Air Climber

*Est. $150
July 2011
by ConsumerSearch
Air Climber

The Air Climber works, but long-term durability is iffy

  • Many users say it works
  • Easy-to-understand concept
  • Fun to use
  • Bellows deflate after weeks of use
  • Complaints about build quality
  • Can slip around during use
  • Loud
Where to Buy

The Air Climber is a simple, lightweight device consisting of two oversized pedals set atop two air-filled bellows. The air in the bellows provides resistance as you pump up and down on the pedals while holding a strap in each hand to maintain your balance. The company website promises that the Air Climber facilitates "cardio, weight loss, and tighter abs and core" without the need for expensive workout equipment.

We had a particularly hard time finding reliable reviews of the Air Climber. Not only is the Internet littered with suspiciously positive "reviews" at suspiciously named websites such as and, but there's no way of knowing how many of the people who praise this product on user-review sites have actually used it over long periods. To be fair, the majority of the nearly 200 posted reviews we found say positive things about the Air Climber; many owners claim they've lost weight and felt true muscle burn from their workouts.

Buried among the rave reviews, however, are owners who say the Air Climber could be more durable, and that it began to fall apart after weeks of use. In particular, we found numerous complaints about deflated bellows, sticking pedals and overall questionable construction. Other issues with the product include that it's difficult to balance on, it's loud, there's limited range of user motion, and customer service from the manufacturer was limited.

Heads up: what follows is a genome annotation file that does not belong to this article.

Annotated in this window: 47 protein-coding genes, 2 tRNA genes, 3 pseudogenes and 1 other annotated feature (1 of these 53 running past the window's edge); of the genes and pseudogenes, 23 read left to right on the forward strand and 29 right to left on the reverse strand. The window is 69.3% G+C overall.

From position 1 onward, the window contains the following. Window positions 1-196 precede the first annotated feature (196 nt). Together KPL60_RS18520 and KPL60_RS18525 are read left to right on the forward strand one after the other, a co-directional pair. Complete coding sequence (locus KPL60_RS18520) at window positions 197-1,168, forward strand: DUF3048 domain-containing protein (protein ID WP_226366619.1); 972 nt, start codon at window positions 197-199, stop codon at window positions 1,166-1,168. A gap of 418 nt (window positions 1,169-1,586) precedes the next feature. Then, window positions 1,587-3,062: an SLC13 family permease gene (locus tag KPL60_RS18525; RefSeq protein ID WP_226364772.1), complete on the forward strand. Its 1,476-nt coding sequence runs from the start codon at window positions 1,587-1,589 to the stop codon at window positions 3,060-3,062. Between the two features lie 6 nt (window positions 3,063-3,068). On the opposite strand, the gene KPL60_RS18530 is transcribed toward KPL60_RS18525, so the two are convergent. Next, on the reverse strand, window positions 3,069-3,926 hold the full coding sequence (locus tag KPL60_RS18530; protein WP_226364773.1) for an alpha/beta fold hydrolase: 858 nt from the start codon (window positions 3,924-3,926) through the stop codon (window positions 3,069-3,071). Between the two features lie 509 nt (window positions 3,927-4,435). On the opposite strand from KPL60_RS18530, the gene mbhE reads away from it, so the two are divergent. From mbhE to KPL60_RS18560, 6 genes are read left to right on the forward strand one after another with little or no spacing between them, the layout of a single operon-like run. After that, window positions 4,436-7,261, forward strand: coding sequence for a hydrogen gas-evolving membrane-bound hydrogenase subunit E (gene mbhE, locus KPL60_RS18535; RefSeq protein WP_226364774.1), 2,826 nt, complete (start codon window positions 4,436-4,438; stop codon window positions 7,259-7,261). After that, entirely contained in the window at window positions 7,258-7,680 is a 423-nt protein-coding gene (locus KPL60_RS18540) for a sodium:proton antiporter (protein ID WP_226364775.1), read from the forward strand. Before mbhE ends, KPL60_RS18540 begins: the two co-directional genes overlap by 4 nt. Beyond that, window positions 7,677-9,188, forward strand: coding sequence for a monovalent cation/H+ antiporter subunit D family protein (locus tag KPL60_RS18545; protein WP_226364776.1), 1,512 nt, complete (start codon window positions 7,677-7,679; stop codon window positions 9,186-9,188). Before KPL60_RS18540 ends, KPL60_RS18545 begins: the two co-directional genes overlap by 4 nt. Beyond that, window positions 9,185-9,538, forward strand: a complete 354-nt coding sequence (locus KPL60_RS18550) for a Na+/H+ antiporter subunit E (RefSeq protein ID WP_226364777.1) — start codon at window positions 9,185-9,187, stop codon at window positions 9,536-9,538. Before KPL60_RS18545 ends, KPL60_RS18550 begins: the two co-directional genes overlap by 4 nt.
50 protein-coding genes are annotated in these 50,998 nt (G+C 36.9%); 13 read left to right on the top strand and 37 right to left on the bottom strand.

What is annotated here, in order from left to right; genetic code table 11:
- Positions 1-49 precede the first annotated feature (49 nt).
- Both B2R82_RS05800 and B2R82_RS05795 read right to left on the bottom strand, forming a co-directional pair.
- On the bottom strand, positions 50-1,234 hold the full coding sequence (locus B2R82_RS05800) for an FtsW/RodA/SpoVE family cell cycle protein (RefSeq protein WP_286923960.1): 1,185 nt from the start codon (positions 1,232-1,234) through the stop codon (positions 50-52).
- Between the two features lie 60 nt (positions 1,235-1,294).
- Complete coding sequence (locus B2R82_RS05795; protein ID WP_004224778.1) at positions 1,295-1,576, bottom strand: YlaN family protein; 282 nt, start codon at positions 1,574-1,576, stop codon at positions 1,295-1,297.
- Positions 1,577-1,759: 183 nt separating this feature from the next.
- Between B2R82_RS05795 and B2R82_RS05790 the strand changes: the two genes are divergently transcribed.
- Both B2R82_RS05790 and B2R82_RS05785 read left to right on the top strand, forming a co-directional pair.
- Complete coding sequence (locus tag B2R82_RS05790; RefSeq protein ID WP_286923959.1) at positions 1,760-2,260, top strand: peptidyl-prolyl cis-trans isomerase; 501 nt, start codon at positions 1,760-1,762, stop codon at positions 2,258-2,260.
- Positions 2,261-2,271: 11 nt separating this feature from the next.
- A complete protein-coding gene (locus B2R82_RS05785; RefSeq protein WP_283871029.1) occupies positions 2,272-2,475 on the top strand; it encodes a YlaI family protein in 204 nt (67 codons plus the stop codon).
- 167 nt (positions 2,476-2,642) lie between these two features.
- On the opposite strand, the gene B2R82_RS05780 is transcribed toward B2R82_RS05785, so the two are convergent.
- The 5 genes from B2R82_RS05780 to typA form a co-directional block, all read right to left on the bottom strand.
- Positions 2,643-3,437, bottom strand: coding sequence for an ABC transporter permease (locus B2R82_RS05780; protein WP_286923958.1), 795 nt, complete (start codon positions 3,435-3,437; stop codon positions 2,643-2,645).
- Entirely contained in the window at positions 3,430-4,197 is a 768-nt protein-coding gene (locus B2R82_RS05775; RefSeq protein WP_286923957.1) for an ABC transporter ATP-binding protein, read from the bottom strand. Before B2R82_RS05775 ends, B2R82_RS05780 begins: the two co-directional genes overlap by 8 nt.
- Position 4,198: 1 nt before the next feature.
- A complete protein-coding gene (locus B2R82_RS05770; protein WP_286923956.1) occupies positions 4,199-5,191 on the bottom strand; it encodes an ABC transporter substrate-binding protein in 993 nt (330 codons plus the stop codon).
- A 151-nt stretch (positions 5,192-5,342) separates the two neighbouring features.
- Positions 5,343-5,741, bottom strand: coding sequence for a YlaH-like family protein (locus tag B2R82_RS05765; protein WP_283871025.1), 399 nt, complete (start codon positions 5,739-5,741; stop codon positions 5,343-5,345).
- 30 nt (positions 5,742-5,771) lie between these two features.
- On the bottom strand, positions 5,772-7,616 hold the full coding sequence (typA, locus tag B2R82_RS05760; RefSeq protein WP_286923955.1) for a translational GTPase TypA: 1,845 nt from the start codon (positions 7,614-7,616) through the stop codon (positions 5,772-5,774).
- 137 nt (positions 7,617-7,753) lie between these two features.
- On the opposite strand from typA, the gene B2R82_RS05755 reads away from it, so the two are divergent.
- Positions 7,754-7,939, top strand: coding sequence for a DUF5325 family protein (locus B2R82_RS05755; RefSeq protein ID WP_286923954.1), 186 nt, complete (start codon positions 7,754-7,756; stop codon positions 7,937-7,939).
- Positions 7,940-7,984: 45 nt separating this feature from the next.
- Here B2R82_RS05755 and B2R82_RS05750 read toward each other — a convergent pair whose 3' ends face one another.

Where To Buy
Tristar Air Climber - Red/ Black

 (104 reviews)
Buy new: $79.99   7 New from $65.50


Our Sources


More than 100 owners post to HSN's website about the Air Climber, giving the product an average rating of 3.7 stars out of 5. Most are pleased with the product and their workout results, but more than a few say it's shoddily constructed. We found numerous complaints about the bellows breaking or deflating after only a few weeks of use. A few reviews say the device sometimes slips, it's hard to balance on and it's very loud.

Review: Brenda DyGraf's Air Climber With BodyCord and Workout DVDs, Contributors to


In this short video posted on YouTube, contributors Clark and Anita Bartram test the Air Climber to see whether it really provides cardio, toning and abs all in one workout. After using it for a few minutes, Anita says it's an exercise machine that anyone can use, but that workouts could get dull and repetitive, especially if using it without the instructional DVD workouts. She likes that you can adjust the intensity of the workout by changing the resistance and adding the bands into the mix. Anita says the Air Climber is best for a person at the beginner or intermediate fitness level.

Review: The Real Deal: "Air Climber" Review, Clark and Anita Bartram


Of the more than 40 owners posting about the Air Climber to, most give this product good ratings. However, the most helpful review on this site, which also goes into the most depth, is extremely critical. The writer says the Air Climber is "lightweight, gives you a good workout and is easy on the joints," but he points out serious durability issues, including leaking bellows and unmovable pedals. Essentially, "this product was designed for folks who are lightweight and will use it occasionally." There were also a few complaints about customer service from reviewers who said they had a hard time returning the product and received little assistance when they called for support.

Review: Tristar Air Climber, Contributors to


Most of the 10 or so owners posting here have good things to say about the Air Climber, noting that they use the product regularly and it provides a good workout. The minor negatives include noise factors and improper packaging.

Review: Tristar Air Climber, Contributors to

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